We are calling for submissions for sensingsite 2014 which will be a series of three practice based research presentation events:
Performing Site - University of Falmouth, 9 April 2014
Materialising Site - Lethaby Gallery, Central Saint Martins, 23 April 2014
Transcribing Site - Parasol unit, London, 12 May 2014
Please send proposals of 500 words maximum to Steven Ball firstname.lastname@example.org no later than January 31 2014 indicating preferred site.
sensingsite explores materialities of landscape and place, the transformative potential of raw materials, multi-media performance, and interactive technologies that investigate the sensory nature of site. Our emphasis is upon research methodologies embedded in practice, and in particular within interdisciplinary art practices.
sensingsite is a research project initiated and run by
Steven Ball (Research Fellow Central Saint Martins),
Susan Trangmar (Reader in Fine Art Central Saint Martins),
and Dr. Duncan White (Research Fellow Central Saint Martins)
for further information contact
email@example.com or firstname.lastname@example.org
sensingsite is supported by a UAL Communities of Practice Grant and presented in association with University of Falmouth and Parasol Unit
18:30, Monday 18 November 2013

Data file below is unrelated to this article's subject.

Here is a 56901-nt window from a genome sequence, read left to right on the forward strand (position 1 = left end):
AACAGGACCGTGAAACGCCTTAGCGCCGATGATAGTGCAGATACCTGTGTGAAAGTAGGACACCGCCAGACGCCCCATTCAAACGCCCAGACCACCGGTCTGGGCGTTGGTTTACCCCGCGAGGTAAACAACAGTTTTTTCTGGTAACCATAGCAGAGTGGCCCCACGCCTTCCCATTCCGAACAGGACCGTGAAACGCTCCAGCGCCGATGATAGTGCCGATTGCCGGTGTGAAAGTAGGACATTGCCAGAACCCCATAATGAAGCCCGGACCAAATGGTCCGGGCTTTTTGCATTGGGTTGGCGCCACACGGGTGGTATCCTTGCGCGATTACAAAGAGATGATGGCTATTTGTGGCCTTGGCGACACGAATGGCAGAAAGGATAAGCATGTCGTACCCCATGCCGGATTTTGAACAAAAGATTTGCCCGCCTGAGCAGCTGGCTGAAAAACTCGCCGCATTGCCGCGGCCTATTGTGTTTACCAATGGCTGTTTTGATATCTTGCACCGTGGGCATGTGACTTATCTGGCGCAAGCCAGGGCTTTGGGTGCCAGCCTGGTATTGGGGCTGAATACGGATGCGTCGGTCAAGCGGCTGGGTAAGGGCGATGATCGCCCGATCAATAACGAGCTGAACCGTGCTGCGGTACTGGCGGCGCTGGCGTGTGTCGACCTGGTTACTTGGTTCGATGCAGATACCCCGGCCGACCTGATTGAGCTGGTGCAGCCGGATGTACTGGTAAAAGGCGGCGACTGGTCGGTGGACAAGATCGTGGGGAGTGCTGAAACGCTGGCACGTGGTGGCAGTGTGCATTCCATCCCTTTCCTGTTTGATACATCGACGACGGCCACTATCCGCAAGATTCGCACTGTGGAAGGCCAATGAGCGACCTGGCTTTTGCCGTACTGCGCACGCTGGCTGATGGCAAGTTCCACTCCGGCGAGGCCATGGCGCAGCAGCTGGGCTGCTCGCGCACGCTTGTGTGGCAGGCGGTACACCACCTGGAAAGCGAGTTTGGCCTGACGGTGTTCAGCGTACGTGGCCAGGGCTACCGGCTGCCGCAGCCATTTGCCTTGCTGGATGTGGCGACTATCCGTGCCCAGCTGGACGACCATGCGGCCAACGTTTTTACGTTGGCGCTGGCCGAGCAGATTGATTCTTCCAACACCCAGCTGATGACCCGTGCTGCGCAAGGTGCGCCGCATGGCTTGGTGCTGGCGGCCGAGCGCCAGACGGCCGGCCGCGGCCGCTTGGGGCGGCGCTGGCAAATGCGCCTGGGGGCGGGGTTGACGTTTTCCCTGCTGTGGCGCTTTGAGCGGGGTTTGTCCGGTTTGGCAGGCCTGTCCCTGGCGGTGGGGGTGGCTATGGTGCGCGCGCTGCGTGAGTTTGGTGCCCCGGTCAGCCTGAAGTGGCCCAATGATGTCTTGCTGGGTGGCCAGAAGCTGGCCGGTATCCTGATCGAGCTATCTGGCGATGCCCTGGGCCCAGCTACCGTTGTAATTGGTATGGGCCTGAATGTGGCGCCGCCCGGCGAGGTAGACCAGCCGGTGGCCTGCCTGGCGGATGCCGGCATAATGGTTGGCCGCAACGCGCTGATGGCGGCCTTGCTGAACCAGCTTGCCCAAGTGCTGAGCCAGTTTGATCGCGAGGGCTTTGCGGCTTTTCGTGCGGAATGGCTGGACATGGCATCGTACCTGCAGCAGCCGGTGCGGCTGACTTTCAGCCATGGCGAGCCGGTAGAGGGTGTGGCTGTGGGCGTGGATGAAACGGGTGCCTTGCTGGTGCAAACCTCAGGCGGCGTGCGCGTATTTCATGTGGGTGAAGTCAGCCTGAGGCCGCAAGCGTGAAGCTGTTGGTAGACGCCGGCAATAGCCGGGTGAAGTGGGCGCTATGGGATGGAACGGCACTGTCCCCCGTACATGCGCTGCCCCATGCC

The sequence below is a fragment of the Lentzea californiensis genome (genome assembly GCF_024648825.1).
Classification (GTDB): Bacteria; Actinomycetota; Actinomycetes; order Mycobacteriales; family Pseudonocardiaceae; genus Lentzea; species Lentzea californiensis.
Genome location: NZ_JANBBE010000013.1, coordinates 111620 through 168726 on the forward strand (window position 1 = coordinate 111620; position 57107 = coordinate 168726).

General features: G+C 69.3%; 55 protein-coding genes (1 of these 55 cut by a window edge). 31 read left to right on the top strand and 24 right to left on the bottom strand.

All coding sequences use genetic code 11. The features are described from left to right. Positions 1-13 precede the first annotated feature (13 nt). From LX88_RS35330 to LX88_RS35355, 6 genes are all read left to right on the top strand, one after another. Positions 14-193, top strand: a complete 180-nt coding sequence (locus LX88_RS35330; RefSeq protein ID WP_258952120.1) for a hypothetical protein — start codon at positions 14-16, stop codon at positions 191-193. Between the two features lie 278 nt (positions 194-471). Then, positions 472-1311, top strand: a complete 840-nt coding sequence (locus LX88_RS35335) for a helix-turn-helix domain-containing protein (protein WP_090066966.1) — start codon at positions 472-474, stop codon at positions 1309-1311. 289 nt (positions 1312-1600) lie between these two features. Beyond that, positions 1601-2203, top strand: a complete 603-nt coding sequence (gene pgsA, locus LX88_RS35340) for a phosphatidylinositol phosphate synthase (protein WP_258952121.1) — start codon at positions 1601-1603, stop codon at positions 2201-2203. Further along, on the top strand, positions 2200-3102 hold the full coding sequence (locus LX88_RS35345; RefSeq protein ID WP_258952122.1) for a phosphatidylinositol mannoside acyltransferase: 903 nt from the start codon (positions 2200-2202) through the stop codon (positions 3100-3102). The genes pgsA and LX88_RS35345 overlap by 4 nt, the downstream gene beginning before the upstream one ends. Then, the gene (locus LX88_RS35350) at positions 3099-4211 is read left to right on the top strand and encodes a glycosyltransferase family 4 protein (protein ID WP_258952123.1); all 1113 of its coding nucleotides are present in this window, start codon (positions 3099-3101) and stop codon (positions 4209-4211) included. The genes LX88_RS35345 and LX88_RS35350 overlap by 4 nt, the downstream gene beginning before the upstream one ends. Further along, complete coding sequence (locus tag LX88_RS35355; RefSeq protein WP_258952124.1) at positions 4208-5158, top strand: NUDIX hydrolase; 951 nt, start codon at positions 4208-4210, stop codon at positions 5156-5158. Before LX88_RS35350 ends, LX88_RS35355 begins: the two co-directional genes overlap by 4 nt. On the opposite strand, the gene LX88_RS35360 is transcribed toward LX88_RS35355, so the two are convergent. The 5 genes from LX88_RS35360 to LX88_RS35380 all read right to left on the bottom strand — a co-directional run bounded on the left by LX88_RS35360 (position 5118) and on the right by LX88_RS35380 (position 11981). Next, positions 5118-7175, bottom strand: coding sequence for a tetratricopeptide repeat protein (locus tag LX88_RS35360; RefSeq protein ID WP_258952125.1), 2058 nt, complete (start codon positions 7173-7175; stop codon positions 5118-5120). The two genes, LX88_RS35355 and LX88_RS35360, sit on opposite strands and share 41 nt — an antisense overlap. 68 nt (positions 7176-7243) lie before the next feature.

Anomalies and Non-representative Instances in the Ethnographic Field Recording
is a lecture performance by Noah Angell that focuses upon the presence
of anomalous moments within the ethnographic field recording : flukes,
deviations, and events that play little or no part in their local
economy of meaning.
Central Saint Martins Museum and Study Collection
1 Granary Square
London N1C 4AA
Angell will play examples of such recordings considered through varying frames: the way that a community’s outsiders are represented in relation to that community; staged interventions by the recordist which ‘bend’ traditional forms, and editing of ethnographic material that favours the inclusion of the fleeting and incidental.
This presentation will feature recordings from Bahia, Cuzco, Helsinki, Jerusalem, Malacca, Red Lake, and Paris -taken from Angell’s own collection of ethnographic records which will be absorbed in an act of collective listening. The publishing of these anomalous moments in ethnographic documents raises the questions of what such deviations from traditional forms can tell us about the world from which they have departed, and how much artifice is acceptable in the re-staging of bygone forms.
Noah Angell was born in the United States in 1980, studied for his MAFA at Central Saint Martins and lives and works in London. Recent exhibitions and events include Crying in the Ethnographic Field Recording at The Freud Museum, London; University of California Riverside, Forgetting and Negative Space in the Ethnographic Field Recording at HDLU in Zagreb, Anomalies and Non-representative Instances at Studio Pompstraat, Rotterdam, Labor & Rhythm at Banner Repeater, London, ‘Figure 3: I Don’t Know What To Say’, David Roberts Art Foundation, London, and the solo exhibition Noah Angell: Film Works at Oksasenkatu 11, Helsinki.
To attend book here